NB Language of instruction is English
The research master course is taught at a level that is suitable for both research master students and PhD candidates, and is in principle not open to regular master students.. Students with a good background in elementary statistics and methods of research at the bachelor level may apply to take part. Other interested persons have to apply explicitly, also if they intend to follow a single topic (which is not encouraged).
The complete course Applied Multivariate Data Analysis which runs during an entire calendar year is a joint enterprise of the Institute of Psychology (responsible for the Spring semester) and the Institute of Education and Child Studies (responsible for the Fall semester). Participants can start either in the spring or the fall. The course is part of the Research Master program (in Educational Sciences).
Each part has meetings once a week during a whole semester (see the Course Schedules for precise details). Both parts consist of a series of topics each of which include “when and why to use a special statistical technique”, “how to use a special technique” and “how to interpret the results”.
Topics of AMDA – Fall semester include (1) principal component analysis and confirmatory factor analysis (with a short extension to structural equation modeling), (2) logistic regression, (3) nonparametric regression and nonparametric principal components analysis (using optimal scaling), (4) item response theory and (5) meta-analysis.
Topics of AMDA – Spring semester include (1) quasi-experimental design, (2) multilevel analysis including longitudinal analysis, (3) cluster analysis, (4) mediation and moderation, (5) missing data.
The treatment of each topic in the course will have a similar structure, in particular:
- Exposition of the situations in which a particular technique should be used and why, illustrated with an example from actual research, wherever possible.
- A summary exposition of the basic principles and the working of the technique and how it can be applied to real data.
- Discussion of the output of computer programs (mostly SPSS, sometimes specialised software) designed to carry out the analyses.
- Participants have to hand in written work (assignments), on which grades are based. The assignments consist of a data analysis with the technique discussed in the current topic.
- Students need to have a passing grade on all assignments. The final grade for each part will be an average of all individual grades. Grades can only be awarded to participants who have handed all assignments of a semester. Thus separate grades are awarded for each semester.
After completion of this course, the student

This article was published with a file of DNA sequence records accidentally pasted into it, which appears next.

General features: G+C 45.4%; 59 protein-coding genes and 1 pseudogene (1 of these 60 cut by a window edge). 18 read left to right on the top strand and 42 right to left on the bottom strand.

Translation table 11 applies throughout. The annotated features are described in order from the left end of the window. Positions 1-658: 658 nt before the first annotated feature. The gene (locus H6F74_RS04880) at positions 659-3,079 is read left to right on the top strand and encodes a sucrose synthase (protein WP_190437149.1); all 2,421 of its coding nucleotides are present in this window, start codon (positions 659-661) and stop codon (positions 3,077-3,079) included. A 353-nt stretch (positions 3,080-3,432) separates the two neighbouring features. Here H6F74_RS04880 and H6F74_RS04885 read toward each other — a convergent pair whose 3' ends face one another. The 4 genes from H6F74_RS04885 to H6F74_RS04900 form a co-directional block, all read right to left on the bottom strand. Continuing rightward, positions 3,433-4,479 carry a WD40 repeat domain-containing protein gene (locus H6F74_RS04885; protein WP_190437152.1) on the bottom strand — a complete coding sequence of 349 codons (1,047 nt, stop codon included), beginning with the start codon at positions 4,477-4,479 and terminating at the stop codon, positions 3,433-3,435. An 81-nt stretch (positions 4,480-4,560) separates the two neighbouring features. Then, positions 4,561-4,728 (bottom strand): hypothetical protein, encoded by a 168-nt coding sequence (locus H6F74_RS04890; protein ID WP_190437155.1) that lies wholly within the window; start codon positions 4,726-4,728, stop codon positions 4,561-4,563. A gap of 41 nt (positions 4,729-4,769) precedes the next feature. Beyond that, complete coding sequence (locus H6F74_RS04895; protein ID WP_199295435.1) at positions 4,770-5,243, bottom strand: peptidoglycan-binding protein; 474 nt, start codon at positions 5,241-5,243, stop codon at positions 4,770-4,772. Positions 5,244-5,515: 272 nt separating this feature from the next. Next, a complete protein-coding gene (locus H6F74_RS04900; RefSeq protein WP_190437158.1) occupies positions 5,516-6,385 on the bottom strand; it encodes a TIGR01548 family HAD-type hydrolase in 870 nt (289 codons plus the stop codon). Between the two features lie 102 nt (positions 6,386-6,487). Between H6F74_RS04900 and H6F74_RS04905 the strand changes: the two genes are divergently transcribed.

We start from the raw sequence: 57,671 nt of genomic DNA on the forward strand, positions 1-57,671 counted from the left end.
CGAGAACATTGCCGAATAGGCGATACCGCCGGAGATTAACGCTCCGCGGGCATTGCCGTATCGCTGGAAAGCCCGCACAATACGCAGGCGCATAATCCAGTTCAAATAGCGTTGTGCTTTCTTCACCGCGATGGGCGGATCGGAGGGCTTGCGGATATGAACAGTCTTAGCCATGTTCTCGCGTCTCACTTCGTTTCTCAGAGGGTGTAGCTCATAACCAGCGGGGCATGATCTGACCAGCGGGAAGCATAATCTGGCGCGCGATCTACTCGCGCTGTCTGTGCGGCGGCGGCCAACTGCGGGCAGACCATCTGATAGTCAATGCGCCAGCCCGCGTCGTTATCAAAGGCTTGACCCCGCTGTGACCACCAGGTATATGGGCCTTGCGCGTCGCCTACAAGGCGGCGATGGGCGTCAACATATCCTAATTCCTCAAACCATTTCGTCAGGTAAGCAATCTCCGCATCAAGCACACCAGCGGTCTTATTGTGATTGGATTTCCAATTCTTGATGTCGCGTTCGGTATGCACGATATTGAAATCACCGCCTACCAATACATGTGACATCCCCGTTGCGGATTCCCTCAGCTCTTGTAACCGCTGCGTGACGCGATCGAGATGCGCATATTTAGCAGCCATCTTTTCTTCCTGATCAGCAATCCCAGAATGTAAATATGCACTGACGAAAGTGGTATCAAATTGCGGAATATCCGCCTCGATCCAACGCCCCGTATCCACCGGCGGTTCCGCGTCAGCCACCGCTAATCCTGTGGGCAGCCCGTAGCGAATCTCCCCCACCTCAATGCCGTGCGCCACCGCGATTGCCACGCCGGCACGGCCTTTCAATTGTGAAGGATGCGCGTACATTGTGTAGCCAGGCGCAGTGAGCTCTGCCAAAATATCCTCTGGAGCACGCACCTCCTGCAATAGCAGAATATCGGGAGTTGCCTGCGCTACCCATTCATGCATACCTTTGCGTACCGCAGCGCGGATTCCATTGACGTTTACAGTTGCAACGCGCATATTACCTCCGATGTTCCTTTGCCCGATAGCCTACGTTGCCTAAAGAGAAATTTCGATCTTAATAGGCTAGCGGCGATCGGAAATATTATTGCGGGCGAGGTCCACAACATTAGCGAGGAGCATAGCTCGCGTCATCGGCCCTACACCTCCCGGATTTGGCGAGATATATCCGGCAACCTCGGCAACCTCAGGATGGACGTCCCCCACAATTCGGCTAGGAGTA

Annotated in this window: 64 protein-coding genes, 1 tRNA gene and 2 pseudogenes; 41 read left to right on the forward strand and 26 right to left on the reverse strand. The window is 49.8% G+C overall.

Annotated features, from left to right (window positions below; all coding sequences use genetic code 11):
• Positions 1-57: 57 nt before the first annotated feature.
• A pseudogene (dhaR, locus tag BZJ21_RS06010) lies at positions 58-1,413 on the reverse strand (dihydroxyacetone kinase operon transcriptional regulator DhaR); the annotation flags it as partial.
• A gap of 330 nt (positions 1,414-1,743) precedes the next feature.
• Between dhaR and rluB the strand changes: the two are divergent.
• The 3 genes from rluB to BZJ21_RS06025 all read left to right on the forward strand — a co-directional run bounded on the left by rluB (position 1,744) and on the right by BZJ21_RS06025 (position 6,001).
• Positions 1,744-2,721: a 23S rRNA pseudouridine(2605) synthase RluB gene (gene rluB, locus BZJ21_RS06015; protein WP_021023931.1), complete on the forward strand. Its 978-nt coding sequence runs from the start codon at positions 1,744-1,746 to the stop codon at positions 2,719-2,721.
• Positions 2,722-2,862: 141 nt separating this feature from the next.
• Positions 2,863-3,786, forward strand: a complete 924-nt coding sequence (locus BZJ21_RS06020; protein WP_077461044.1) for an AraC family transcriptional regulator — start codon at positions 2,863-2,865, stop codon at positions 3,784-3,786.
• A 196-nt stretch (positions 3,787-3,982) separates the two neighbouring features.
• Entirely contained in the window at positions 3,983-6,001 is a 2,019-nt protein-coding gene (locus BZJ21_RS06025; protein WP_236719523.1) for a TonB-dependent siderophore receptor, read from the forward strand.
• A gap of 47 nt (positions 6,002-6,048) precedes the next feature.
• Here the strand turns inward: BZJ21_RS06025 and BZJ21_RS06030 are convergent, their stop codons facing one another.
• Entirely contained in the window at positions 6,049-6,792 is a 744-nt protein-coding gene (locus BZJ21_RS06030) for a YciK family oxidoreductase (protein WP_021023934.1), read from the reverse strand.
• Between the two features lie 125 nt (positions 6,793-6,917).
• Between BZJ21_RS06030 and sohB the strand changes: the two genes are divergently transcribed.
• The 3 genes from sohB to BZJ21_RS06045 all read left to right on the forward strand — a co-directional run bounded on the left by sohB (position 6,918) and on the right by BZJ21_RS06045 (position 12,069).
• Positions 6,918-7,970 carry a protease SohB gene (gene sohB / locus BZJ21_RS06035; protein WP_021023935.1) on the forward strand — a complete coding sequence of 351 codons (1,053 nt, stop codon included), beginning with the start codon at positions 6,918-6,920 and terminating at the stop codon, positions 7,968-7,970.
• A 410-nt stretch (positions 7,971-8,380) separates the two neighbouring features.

1 Has a basic understanding of the techniques discussed in the different topics
2 Is able to use different software packages to perform statistical analyses for the techniques discussed
3 Is able to write a result section of a scientific manuscript on the basis of the output of the statistical analysis
4 Has the ability to choose the appropriate technique for a given research question with data
5 Knows which assumptions are made in the different analyses and is able to validate the analysis.
Mode of instruction
- Semester I (Fall): 10 lectures of two hours and 15 computer labs (supervised) of two hours
- Semester II (Spring): 11 lectures of two hours and 14 computer labs (supervised) of two hours
- Independent study of the literature.
Participants have to hand in assignments. The assignments consist of a data analysis with the technique discussed in the current topic. Each assignment will be graded. The final grade for each semester will be a (weighted) average of the individual grades with the additional requirement that each assignment should be graded with at least a 4.
In semester I there are 5 assignments.
In semester II there are 4 assignments.
The Faculty of Social Sciences has instituted that instructors use a software programme for the systematic detection of plagiarism in students’ written work. In case of fraud disciplinary actions will be taken. Please see the information concerning fraud
During this course Blackboard will be used.
Syllabus and selected materials Applied Multivariate Data Analysis through Blackboard.
Please note that separate uSis registration is mandatory for lectures, seminars, exams and re-exams. Student who do not register, cannot attend courses or take exams.
- Registration for the lectures of the course is possible as of 100 calendar days through 10 calendar days before the first lecture at the latest;
- Registration for the seminars of the course is possible as of 100 calendar days through 10 calendar days before the first seminar at the latest.
Student must register for each exam through uSis. This is only possible until 10 calendar days before the exam. More information on exam registration
The course is a collaboration between the Institute of Education and Child Studies and the Institute of Psychology.